I then head out to the lanai to take in the morning and see what all the wild animals are up to. After about 30 minutes, I begin my workday. I have another 12 ounces in the late morning when I have my second meal, usually egg whites and fruit. Most days, around 3 p.m. I slide down about 10 ounces in one of my 50 favorite mugs and grab a treat of a small piece of caramel chocolate, cookie, or whatever, and I take a break on the deck, taking in nature. I used to drink coffee until 7 or 8 PM, but I have decided to dial it back. I also consume 64 ounces of water throughout the day.
When I began typing this blog, I suspected I would conclude I had brought forward yet another mindless family habit simply because it was what everyone else did. I figured I would back up my addiction with how difficult it has been to fight the powers of commercialization, which makes me want to chop my brain up in a grinder. Companies that start with an S and have the word bucks in it, and others with a P and rhymes with beets have taken a bean and priced a cup of coffee higher than two dozen eggs or a tank of gas. Abominable.
Anyhow. What fell out of my writing today is how coffee is attached to my family legacy and memories. I am connected to all the good times accompanied by this beverage. There were no fights when coffee was brewing or being consumed. There was only laughter, conversation, love, peace, and excitement. There were parties, holidays, camping trips, and just the simple joys of starting a brand-new day with a simple beverage available to mankind in a pure, natural form.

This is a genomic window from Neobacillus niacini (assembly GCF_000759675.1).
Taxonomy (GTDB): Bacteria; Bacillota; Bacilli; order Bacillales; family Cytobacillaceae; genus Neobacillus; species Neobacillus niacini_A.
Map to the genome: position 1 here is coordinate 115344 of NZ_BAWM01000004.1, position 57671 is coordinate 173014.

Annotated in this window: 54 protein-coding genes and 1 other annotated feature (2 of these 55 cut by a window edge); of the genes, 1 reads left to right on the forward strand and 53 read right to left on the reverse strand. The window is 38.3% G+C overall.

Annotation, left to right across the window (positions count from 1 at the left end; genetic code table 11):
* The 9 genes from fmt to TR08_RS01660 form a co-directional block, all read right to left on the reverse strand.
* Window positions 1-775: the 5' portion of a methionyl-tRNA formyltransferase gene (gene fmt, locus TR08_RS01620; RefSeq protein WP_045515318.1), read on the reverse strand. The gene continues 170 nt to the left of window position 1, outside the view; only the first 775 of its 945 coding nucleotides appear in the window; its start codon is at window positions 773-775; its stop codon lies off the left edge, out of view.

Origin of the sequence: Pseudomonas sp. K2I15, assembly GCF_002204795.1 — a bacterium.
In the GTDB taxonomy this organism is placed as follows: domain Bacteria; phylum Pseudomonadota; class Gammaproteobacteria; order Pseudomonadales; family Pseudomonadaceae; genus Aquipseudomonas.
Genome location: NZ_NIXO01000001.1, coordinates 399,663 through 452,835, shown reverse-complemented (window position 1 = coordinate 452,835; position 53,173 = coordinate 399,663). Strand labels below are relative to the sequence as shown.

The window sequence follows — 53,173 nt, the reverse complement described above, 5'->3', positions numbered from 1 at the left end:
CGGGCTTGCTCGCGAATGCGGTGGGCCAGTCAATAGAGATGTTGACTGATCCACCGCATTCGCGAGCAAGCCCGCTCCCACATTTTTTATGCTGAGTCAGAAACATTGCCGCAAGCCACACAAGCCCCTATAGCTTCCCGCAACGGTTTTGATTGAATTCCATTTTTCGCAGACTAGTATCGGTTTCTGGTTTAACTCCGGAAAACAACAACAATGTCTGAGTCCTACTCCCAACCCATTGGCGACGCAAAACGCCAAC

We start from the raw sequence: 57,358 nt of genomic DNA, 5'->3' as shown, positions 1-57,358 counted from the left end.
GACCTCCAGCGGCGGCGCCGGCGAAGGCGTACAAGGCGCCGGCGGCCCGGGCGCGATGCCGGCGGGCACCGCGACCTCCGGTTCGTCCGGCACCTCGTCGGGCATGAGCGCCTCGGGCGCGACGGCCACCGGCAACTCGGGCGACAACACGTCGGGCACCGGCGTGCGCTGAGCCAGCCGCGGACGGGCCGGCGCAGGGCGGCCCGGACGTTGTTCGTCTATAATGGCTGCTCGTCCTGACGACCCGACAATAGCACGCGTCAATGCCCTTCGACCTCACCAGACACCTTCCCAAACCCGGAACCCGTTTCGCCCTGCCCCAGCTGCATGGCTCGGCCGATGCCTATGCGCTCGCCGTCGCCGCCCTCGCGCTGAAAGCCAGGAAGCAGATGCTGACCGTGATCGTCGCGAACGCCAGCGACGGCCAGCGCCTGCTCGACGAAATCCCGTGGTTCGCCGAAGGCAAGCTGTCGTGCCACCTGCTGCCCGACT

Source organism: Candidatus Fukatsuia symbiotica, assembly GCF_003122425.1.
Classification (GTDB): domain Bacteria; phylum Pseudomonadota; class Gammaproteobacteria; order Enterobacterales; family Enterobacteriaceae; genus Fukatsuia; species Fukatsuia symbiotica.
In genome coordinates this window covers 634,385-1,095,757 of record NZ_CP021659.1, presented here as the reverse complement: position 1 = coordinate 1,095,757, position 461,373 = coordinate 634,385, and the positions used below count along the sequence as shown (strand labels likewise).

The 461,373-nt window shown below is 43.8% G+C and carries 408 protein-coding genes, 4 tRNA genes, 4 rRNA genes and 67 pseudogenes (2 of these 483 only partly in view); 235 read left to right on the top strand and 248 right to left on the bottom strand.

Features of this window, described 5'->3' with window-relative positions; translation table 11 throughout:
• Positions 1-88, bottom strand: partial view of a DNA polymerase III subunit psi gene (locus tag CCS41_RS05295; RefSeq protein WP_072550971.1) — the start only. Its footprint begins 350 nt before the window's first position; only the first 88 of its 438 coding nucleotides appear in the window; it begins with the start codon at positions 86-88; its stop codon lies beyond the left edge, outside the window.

I recognize that I could not carry on my addiction to coffee without my true love for its flavor. If I were chasing the high of caffeine, I could find it in many other forms, such as pills, drops, powders, and even creams. Those are not for me. I want my coffee.
Human behavior, in this case – habits- prompted my thoughts after reading Andee’s blog. People and animals love habits. We adapt so quickly whether they are healthy or unhealthy habits, so I thought surely that was my gig. Still, I realized my addiction to coffee was more significant than just an inherited, mindless behavior.
Coffee has become a part of my who, what, where, why, when, and how. Coffee is the focal point when I complete many tasks, conduct my videos or lives, radio shows, TikToks, and visit with family and friends. It affects all my senses. Hearing coffee brew, smelling the aroma, tasting its divine flavor, and feeling the ambiance of calmness, joy, and focus in my life.
Every time I have a sip of coffee from here on out, I will focus on all the laughter and memories I have experienced since I whiffed its essence from my crib over 56 years ago. Coffee Rules.
All Things Wellness, LLC